• Jim Carls

    Jim Carls

    @hjcarls3comcast-net

    Viewing 15 replies - 1 through 15 (of 53 total)
    Author
    Replies
    • in reply to: Uninstallers and desktop icons #1590123

      Thanks! It is actually the opposite. The new installer is non-MSI, while the old installer was an old version of Installshield that I am retiring. I think the solution may be to rename the icon, let people install the new version and then have them use uninstall at their leisure to remove the old one. I’ll have some instructions to help them understand that they have (this whole problem started because the InstallShield installer was failing more frequently on some systems, leading to my discovery of a much simpler and less expensive alternative).

    • in reply to: Uninstallers and desktop icons #1590003

      Thanks! Are you confirming that the installer simply records the name and location of the .lnk file for later use by the uninstaller? My concern is that, by using a completely different installer, I need to use a different name for the Desktop shortcut, to prevent the original installer from deleting it if they uninstall the old version after installing the new one. The new version’s executable is in a different subfolder of “program files.”

    • in reply to: Foxit PDF Writer overwrites existing files without warning #1583930

      After a couple of back-and-forths ending with a screen shot of an older version displaying the desired behavior, I’ve been told they have submitted my request to development. My guess was that a change in the controls on their configuration dialog had eliminated the default behavior (or a change in Windows 10 broke their implementation). In the meantime, they gave me a link to a “clean” installer for 8.0.2 instead of the latest version, which was 8.1.0. That has fixed the problem:

      http://cdn01.foxitsoftware.com/pub/foxit/reader/desktop/win/8.x/8.0/en_us/FoxitReader802_enu_Setup_clean.exe

    • From the XP system, the files have no security tab, but are not marked “readonly” or “hidden.” From the Win 10 system, the Security tab says “You do not have permission to edit or view this object’s permission settings.” Other files in other subfolders of Public are showing “normal” security settings and can be copied.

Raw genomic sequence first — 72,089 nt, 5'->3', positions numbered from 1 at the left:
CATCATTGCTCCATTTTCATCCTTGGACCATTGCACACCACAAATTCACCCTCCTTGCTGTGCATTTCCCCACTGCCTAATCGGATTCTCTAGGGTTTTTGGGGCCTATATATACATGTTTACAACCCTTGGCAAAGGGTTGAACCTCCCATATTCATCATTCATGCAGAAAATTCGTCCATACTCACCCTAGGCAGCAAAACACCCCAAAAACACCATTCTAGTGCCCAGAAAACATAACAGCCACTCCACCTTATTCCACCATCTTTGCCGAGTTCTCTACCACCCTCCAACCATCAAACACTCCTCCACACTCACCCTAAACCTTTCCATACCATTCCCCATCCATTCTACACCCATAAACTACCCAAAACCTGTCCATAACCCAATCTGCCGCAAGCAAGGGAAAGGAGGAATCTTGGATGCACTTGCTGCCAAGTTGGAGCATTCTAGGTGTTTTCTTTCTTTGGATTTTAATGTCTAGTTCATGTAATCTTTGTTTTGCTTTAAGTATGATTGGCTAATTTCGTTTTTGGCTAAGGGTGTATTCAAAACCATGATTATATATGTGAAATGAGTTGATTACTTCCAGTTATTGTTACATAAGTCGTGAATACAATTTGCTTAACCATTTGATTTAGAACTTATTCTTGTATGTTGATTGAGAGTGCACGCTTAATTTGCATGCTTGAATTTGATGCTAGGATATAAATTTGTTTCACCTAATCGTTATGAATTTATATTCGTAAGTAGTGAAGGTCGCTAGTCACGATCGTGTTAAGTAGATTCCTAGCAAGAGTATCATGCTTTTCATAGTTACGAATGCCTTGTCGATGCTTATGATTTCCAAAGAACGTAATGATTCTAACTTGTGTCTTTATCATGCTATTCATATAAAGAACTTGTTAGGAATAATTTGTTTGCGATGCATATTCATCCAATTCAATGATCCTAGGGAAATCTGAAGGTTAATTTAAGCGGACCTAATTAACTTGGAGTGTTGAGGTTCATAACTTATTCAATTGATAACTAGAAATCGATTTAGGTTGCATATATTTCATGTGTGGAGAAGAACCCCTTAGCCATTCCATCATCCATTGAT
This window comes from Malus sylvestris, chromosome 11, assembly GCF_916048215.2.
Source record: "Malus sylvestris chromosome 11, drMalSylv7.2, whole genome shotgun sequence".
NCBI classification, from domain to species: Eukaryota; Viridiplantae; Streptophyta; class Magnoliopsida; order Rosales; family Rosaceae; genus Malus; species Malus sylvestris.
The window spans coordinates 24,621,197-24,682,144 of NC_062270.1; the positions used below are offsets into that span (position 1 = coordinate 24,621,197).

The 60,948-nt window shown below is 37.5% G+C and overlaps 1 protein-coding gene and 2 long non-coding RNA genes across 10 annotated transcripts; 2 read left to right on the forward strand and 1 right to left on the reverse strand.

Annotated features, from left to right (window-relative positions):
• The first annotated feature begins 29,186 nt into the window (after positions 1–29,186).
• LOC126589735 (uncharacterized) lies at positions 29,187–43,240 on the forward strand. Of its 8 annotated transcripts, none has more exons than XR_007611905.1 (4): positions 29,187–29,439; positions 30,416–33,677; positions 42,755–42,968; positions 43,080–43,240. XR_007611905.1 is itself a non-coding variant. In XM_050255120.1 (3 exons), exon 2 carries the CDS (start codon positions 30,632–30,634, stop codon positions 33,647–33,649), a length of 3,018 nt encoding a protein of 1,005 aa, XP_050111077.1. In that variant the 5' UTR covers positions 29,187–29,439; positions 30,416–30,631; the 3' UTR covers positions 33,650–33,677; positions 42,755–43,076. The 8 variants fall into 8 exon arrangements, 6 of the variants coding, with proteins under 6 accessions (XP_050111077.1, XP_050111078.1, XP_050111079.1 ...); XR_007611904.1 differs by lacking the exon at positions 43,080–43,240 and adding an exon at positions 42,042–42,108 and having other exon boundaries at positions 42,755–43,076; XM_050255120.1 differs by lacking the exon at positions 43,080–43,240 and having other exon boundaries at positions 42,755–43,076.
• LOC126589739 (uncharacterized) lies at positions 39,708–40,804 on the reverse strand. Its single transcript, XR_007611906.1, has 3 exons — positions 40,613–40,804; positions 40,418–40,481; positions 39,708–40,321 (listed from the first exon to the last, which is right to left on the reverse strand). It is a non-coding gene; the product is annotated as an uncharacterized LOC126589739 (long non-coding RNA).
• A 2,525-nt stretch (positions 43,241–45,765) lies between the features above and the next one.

The files that I cannot copy are in a subfolder of Public that I marked to “Share with other users on the network” in an attempt to solve this problem (about a week ago). It seemed to work (manually), then it stopped working. So after your reply I UNmarked it for sharing (assuming that the global setting for Public would then become the default) and the copy worked. However, marking the folder for sharing in order to make the copy work and then unmarking it in order to make the copy work isn’t a set of evidence that leads me to trust the results. πŸ˜‰ I guess I will have to keep observing.

      (To be complete, note that one of the files in question is created by running a 7-Zip command line on the XP system from a batch file that then terminates. The other is a checksum text file created by running FCIV on the first file.)

    • in reply to: Social media: Telling real news from click bait #1576043

      Also sounds like “confirmation bias”. For anyone interested, there is a nice set of similar effects listed here, plus a decent set of sources and references to further research confirmation bias.

      Or so I’d like to believe πŸ˜‰

      Don’t we all? πŸ˜‰ I actually went back and forth between slightly different fallacy definitions (there are actual websites where people argue about these instead of spending their time properly on Facebook posts), but “confirmation bias” seems right (unless the person is doing it deliberately for a paycheck).